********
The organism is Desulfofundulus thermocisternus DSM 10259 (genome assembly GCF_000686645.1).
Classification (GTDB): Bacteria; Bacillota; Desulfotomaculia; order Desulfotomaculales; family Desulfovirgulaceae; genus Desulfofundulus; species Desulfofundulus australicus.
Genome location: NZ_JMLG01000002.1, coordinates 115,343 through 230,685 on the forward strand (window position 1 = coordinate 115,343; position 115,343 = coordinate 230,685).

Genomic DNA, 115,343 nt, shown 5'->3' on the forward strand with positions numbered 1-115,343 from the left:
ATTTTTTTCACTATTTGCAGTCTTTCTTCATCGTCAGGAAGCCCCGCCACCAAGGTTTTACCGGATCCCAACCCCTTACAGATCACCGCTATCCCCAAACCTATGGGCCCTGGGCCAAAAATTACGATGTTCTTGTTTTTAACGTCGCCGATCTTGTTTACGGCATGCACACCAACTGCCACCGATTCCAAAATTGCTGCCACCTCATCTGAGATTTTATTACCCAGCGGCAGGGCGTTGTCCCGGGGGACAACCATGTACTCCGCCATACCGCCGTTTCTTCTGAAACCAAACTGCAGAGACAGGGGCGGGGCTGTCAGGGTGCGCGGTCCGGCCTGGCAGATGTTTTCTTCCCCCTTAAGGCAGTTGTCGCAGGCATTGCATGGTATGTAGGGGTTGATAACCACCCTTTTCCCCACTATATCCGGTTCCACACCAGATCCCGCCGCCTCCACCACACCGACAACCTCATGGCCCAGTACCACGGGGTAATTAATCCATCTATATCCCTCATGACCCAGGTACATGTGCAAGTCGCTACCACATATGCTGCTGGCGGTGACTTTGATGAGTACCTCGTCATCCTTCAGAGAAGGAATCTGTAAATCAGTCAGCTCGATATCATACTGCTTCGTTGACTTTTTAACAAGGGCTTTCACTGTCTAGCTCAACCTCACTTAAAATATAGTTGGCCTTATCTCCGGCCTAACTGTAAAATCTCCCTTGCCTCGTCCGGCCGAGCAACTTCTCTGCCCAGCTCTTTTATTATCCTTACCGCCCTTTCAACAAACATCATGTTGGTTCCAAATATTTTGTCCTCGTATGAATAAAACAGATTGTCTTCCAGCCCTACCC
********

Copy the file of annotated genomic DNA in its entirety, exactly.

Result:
The organism is Desulfofundulus thermocisternus DSM 10259 (genome assembly GCF_000686645.1).
Classification (GTDB): Bacteria; Bacillota; Desulfotomaculia; order Desulfotomaculales; family Desulfovirgulaceae; genus Desulfofundulus; species Desulfofundulus australicus.
Genome location: NZ_JMLG01000002.1, coordinates 115,343 through 230,685 on the forward strand (window position 1 = coordinate 115,343; position 115,343 = coordinate 230,685).

Genomic DNA, 115,343 nt, shown 5'->3' on the forward strand with positions numbered 1-115,343 from the left:
ATTTTTTTCACTATTTGCAGTCTTTCTTCATCGTCAGGAAGCCCCGCCACCAAGGTTTTACCGGATCCCAACCCCTTACAGATCACCGCTATCCCCAAACCTATGGGCCCTGGGCCAAAAATTACGATGTTCTTGTTTTTAACGTCGCCGATCTTGTTTACGGCATGCACACCAACTGCCACCGATTCCAAAATTGCTGCCACCTCATCTGAGATTTTATTACCCAGCGGCAGGGCGTTGTCCCGGGGGACAACCATGTACTCCGCCATACCGCCGTTTCTTCTGAAACCAAACTGCAGAGACAGGGGCGGGGCTGTCAGGGTGCGCGGTCCGGCCTGGCAGATGTTTTCTTCCCCCTTAAGGCAGTTGTCGCAGGCATTGCATGGTATGTAGGGGTTGATAACCACCCTTTTCCCCACTATATCCGGTTCCACACCAGATCCCGCCGCCTCCACCACACCGACAACCTCATGGCCCAGTACCACGGGGTAATTAATCCATCTATATCCCTCATGACCCAGGTACATGTGCAAGTCGCTACCACATATGCTGCTGGCGGTGACTTTGATGAGTACCTCGTCATCCTTCAGAGAAGGAATCTGTAAATCAGTCAGCTCGATATCATACTGCTTCGTTGACTTTTTAACAAGGGCTTTCACTGTCTAGCTCAACCTCACTTAAAATATAGTTGGCCTTATCTCCGGCCTAACTGTAAAATCTCCCTTGCCTCGTCCGGCCGAGCAACTTCTCTGCCCAGCTCTTTTATTATCCTTACCGCCCTTTCAACAAACATCATGTTGGTTCCAAATATTTTGTCCTCGTATGAATAAAACAGATTGTCTTCCAGCCCTACCC